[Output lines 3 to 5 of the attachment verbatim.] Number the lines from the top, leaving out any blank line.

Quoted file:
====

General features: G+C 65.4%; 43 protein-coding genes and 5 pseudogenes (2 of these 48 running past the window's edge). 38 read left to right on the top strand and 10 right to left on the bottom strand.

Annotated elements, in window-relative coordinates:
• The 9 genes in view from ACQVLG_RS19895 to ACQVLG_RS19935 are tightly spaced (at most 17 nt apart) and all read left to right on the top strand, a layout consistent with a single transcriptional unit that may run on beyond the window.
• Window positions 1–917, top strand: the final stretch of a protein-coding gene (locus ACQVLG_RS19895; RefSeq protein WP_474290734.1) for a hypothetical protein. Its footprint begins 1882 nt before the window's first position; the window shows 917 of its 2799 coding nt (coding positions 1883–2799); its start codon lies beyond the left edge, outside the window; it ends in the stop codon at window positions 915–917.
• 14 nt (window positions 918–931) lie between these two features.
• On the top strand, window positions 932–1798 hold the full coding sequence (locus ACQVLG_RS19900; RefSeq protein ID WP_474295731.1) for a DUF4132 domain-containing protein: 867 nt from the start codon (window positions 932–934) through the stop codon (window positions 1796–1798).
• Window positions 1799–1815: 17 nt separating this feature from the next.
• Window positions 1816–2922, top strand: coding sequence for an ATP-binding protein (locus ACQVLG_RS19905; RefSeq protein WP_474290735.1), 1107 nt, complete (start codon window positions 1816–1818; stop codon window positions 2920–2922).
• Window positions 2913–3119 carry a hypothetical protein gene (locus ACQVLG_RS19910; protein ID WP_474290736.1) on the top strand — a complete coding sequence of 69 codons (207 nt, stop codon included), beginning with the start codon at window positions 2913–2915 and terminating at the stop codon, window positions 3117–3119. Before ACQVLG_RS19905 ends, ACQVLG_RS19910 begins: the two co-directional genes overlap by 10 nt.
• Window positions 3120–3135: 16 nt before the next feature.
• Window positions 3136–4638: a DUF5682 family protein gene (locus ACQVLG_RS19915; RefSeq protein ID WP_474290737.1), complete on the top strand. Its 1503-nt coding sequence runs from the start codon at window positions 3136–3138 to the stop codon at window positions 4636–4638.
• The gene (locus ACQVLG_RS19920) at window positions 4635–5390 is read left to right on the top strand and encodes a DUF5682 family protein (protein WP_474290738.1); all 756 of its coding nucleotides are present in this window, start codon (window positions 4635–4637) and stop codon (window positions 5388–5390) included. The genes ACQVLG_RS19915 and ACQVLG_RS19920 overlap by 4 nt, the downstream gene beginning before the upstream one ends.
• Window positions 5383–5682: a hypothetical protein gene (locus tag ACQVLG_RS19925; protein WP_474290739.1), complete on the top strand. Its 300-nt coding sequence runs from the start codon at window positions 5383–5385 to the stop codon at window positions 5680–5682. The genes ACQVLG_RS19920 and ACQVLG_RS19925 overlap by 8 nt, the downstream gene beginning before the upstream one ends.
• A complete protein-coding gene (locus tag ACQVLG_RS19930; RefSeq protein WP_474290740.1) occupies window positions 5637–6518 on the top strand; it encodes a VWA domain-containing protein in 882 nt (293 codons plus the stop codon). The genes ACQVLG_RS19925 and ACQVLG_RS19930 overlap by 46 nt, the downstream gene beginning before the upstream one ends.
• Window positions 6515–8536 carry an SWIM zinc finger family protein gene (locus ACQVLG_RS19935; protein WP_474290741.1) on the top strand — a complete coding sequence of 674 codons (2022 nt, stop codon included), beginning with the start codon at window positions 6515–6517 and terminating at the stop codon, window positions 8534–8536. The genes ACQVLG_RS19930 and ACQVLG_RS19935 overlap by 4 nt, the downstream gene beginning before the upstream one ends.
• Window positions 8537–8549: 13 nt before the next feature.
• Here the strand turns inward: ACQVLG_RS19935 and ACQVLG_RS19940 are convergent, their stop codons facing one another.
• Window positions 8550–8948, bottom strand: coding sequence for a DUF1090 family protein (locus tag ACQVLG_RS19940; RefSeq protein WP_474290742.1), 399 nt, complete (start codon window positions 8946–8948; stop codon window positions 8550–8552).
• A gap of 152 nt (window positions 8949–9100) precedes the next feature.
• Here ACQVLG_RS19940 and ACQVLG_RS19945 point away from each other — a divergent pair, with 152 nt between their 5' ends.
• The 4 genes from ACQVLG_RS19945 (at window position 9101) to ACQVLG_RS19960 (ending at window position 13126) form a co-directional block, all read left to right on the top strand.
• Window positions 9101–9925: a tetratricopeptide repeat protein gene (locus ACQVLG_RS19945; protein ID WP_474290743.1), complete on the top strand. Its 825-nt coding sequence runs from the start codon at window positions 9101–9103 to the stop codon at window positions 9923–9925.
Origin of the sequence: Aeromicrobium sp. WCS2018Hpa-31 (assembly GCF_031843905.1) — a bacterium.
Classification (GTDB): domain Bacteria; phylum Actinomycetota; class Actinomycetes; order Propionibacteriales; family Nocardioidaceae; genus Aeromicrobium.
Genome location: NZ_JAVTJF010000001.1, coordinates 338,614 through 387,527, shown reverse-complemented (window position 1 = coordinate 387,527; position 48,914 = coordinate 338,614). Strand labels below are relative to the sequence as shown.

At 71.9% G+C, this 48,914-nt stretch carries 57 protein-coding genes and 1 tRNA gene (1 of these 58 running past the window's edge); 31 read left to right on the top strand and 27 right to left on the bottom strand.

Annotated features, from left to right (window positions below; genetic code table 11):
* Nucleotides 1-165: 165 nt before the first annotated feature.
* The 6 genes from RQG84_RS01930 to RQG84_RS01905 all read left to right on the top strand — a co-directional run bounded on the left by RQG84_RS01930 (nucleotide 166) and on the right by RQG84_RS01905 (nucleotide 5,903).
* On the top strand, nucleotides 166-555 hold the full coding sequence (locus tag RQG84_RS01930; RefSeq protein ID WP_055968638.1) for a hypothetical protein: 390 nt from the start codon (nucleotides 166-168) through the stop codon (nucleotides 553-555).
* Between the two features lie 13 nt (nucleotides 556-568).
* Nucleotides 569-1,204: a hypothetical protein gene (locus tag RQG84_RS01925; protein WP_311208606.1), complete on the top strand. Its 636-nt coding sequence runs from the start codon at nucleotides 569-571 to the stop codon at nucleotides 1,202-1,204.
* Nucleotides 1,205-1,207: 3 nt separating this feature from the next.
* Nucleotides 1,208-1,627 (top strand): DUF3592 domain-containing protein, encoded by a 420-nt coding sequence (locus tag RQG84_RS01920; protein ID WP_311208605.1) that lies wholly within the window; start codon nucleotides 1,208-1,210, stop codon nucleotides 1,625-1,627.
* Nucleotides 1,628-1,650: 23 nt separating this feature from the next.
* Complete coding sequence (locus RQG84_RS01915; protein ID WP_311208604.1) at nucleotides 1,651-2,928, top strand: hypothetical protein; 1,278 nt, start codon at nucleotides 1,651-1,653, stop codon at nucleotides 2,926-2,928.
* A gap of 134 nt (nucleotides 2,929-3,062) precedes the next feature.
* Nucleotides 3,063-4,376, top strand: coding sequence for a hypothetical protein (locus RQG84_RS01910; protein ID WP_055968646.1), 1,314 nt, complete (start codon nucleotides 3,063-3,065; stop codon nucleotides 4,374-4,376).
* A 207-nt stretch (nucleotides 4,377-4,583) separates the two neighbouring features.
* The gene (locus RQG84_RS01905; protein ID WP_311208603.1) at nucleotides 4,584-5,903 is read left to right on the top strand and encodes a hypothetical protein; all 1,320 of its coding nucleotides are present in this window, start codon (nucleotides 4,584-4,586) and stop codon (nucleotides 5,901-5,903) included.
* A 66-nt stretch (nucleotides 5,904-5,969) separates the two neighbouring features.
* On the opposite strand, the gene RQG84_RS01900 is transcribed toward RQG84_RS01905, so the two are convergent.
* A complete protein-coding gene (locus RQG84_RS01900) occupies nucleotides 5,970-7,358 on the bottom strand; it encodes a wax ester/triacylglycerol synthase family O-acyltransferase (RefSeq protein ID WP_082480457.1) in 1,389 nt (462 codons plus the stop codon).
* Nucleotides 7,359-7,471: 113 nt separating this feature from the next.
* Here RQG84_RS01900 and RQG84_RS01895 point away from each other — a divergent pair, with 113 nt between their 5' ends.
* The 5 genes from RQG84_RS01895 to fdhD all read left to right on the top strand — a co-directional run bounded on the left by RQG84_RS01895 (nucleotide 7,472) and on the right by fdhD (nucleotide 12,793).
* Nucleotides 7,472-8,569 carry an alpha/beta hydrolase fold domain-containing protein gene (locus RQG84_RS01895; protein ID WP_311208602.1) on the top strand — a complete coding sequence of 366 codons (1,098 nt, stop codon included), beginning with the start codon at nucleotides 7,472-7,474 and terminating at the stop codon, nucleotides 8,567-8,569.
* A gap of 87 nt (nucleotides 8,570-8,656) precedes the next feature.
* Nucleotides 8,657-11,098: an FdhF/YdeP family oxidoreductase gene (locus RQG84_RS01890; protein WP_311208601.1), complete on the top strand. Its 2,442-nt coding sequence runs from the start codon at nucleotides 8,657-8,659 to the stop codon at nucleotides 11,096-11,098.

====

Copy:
• The 9 genes in view from ACQVLG_RS19895 to ACQVLG_RS19935 are tightly spaced (at most 17 nt apart) and all read left to right on the top strand, a layout consistent with a single transcriptional unit that may run on beyond the window.
• Window positions 1–917, top strand: the final stretch of a protein-coding gene (locus ACQVLG_RS19895; RefSeq protein WP_474290734.1) for a hypothetical protein. Its footprint begins 1882 nt before the window's first position; the window shows 917 of its 2799 coding nt (coding positions 1883–2799); its start codon lies beyond the left edge, outside the window; it ends in the stop codon at window positions 915–917.
• 14 nt (window positions 918–931) lie between these two features.